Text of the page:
It was a return to the results from five years earlier, but by way of a considerably different process. Gone was the downfield passing game dependent on chunks of yardage. In his first seven seasons, Rivers averaged 8.58 air yards per attempt, the eighth-highest total over that span. Last season, it was 7.68 — 30th in the league. His completion percentage jumped from his career average as a starter of 63.7 to his career-high 69.5. Throw it to who’s open seems too simple an explanation for such a turnaround, but San Diego’s bevy of short and intermediate passes was a considerable departure from what Rivers had done in the six years prior. The offense wanted something different. So he did something different.
At times, it led to competing voices whispering in his ear. “It was just like, Don’t get bored with that little completion. ‘Ah, but I want to try to hit this deep in.’ Well, no, here, there’s a completion. Throw it.”
The voices eventually met in the middle. Rivers took San Diego’s old “chunk plays” when they were there, but he was also the type of high-efficiency quarterback he hadn’t been in a long time. “This offense is funny because it has a mix of what I’ve done in the NFL before, and then a mix of what I did at NC State,” Rivers says. “There was a lot of this intermediate, get the ball out of your hands [passing]. I think it was senior year, I was like 72 percent.” It was exactly 72 percent.
“I don’t like doing this to Danny, because it’s not fair to him,” Rivers says of the running back who isn’t exactly known for his running, before doing it anyway. “But we haven’t had that type of back since [Darren] Sproles left.”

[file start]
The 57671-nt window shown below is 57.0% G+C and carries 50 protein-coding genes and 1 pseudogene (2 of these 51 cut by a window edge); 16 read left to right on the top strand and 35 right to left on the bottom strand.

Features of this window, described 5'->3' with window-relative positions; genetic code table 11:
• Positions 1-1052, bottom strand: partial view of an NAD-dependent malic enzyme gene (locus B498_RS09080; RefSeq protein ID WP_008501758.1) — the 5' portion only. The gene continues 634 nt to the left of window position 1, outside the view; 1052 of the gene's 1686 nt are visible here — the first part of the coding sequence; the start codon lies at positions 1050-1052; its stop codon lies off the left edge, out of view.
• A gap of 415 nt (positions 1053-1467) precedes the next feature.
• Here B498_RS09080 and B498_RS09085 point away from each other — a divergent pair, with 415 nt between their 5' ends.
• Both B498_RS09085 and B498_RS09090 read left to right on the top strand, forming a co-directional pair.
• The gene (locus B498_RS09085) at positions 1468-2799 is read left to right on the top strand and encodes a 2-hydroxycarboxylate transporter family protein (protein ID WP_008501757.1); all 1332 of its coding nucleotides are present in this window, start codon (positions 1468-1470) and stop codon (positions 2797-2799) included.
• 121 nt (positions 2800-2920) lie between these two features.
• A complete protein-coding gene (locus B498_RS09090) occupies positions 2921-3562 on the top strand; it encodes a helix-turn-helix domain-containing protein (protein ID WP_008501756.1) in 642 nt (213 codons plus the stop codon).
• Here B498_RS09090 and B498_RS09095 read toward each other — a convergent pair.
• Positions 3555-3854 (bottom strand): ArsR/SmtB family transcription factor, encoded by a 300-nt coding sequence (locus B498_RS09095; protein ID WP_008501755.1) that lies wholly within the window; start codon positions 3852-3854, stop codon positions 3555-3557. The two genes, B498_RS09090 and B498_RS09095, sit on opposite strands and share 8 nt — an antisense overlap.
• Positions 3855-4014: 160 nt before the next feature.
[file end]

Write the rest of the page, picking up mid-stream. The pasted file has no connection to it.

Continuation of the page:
Danny Woodhead came to San Diego last offseason, in the initial wave of moves by the Chargers’ new coaching staff and front office. A legendary Division II running back, Woodhead had made most of his contributions with the Patriots as a receiver — which was just what San Diego needed. He caught 76 passes last year, nearly doubling his career high.
Some of what Woodhead offers is a product of the offense’s structure. Many of San Diego’s plays used Woodhead as a release in the middle of the field, an outlet for when the efficiency whispers were just a little louder. There were ample plays, though, that asked Woodhead to simply beat whoever was tasked with covering him. And he did, often.
System and scheme deserve a lot of credit for what Rivers and his offense accomplished in their first year, but there’s also an ineffable quality that shows up again and again when they play. “You have to have feel,” Rivers says. “Danny has that feel. Gates has always had it. Keenan’s got it.”
Keenan Allen was the Chargers’ third-round pick in last year’s draft. Based on his 98 catches for more than 1,300 yards as a sophomore, many thought he’d be a first-round pick, but when the combine came around, Allen clocked in at 4.71 in the 40-yard dash — a number that’s difficult to overcome for any receiver. A bum knee played a role, but even those campaigning for Allen did it with lines like, “On tape, to me, he’s a 4.55 guy all day long.”
A 4.55 won’t turn heads either, but what Allen lacks in pure burner speed, he makes up for in feel. For Allen — and Woodhead, and Gates — “feel” is knowing how to get where he wants to be on the field when he wants to get there. Put simply, he just knows how to get open. “You have to be within the framework, but in certain cases, whatever it takes, you’ve just got to get open,” Woodhead says. Allen usually is — wide open.